My thoughts on Constantine — “The Darkness Beneath”
Well, we’ve moved beyond the Constantine pilot and seen Liv off to greener pastures so as to make way for a new chica in town: Zed Martin. I guess you might call “The Darkness Beneath” Pilot 2.0. And it shows.
The Constantine premiere had its rough edges, to be sure, and despite my high hopes, they were still present for the second episode. To be honest, the first pilot felt to be the stronger of the two, with “Darkness” descending into a monster-of-the-week procedural.
It’s funny, while that’s what I miss about CW’s Supernatural, it feels like the wrong approach for Constantine. John should be wrestling with bigger issues, with angels and demons and the like. “Darkness”, for all Matt Ryan’s charm, felt flat and unimaginative.
Do I even need to discuss the plot? Not that I hate the idea of coal mines and Welsh kobalds, but c’mon, make me care about somebody in the bloody thing. Between the two shows that have aired, one had promise. The other… not so much.
In a nutshell, “Non Est Asylum” came off as an exciting and vibrant take on the occult detective genre. “The Darkness Beneath” felt like a visit from the Ghost of Cancellations Past. Tired. Trite. More of the bloody same old nonsense we’re being force fed on Sleepy Hollow and Grimm and Supernatural, etc, ad nauseam.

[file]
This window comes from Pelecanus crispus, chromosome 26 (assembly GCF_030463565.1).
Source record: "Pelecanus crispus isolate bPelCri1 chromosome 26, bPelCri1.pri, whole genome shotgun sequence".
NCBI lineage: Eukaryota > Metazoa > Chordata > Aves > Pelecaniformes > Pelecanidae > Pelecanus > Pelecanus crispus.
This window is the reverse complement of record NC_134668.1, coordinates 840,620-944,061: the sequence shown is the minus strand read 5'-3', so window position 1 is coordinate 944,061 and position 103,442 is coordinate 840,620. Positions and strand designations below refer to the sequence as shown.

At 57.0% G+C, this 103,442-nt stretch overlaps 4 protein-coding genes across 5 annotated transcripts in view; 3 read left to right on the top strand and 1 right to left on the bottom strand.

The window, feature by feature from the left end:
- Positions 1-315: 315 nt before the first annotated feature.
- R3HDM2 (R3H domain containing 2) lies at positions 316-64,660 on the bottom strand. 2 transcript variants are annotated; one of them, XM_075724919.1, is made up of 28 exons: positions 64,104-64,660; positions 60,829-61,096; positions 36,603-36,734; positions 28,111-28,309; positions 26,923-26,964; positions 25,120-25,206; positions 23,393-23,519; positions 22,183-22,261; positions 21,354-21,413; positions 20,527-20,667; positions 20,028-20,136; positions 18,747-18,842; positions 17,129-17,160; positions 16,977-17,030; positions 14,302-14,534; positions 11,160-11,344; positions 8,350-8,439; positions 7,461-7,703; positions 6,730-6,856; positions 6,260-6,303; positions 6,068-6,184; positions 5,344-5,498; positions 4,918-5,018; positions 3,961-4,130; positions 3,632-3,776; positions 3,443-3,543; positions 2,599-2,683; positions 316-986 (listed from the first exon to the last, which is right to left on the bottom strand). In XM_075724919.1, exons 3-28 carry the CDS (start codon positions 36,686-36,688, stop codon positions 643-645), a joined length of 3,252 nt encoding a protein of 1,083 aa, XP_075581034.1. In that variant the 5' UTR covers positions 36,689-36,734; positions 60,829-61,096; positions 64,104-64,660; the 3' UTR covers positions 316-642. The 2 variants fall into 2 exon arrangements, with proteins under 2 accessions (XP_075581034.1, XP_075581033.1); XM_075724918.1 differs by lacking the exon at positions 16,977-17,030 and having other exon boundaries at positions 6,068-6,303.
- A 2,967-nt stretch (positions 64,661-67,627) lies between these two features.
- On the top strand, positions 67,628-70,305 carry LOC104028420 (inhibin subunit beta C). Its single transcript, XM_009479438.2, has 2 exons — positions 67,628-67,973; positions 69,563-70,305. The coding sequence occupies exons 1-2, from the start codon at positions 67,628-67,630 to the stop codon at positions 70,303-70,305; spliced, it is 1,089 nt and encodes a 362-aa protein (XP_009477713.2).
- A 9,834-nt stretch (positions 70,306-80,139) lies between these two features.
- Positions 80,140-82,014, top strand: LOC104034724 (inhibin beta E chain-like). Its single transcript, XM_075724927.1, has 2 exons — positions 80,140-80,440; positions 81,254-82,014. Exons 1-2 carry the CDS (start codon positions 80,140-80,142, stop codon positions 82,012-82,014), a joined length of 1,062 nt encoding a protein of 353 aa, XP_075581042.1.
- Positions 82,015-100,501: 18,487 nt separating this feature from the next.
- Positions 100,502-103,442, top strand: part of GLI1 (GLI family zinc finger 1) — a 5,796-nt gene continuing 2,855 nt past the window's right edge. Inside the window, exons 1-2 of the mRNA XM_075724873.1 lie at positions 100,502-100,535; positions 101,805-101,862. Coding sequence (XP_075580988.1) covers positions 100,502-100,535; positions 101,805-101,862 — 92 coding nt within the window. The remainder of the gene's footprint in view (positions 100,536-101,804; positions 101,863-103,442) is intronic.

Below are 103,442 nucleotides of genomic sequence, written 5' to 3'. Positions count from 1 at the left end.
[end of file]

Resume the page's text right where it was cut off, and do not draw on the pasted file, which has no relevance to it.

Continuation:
Angélica Celaya didn’t help matters much. While she’s easy on the eyes, her acting chops seemed a bit off, like she’s pinching herself because she can’t believe she scored such a cool gig. Time to wake up Angélica. You may have won the job, but if you want it to be a steady paycheck you’re going to have to up your game.
If Constantine is to survive beyond its freshman season, it’s going to take more than Matt Ryan’s impressive turn to get the show’s back nine and a season two pick up.
If we see more episodes like “The Darkness Beneath” I don’t like its chances.
Look, I’m an easy mark for this stuff. If I’m doubting you, you’re doing something wrong. My sincerest hope is that the writers sense it early enough to right the train and it get things rolling before audiences tune out completely.
We need John Constantine on TV.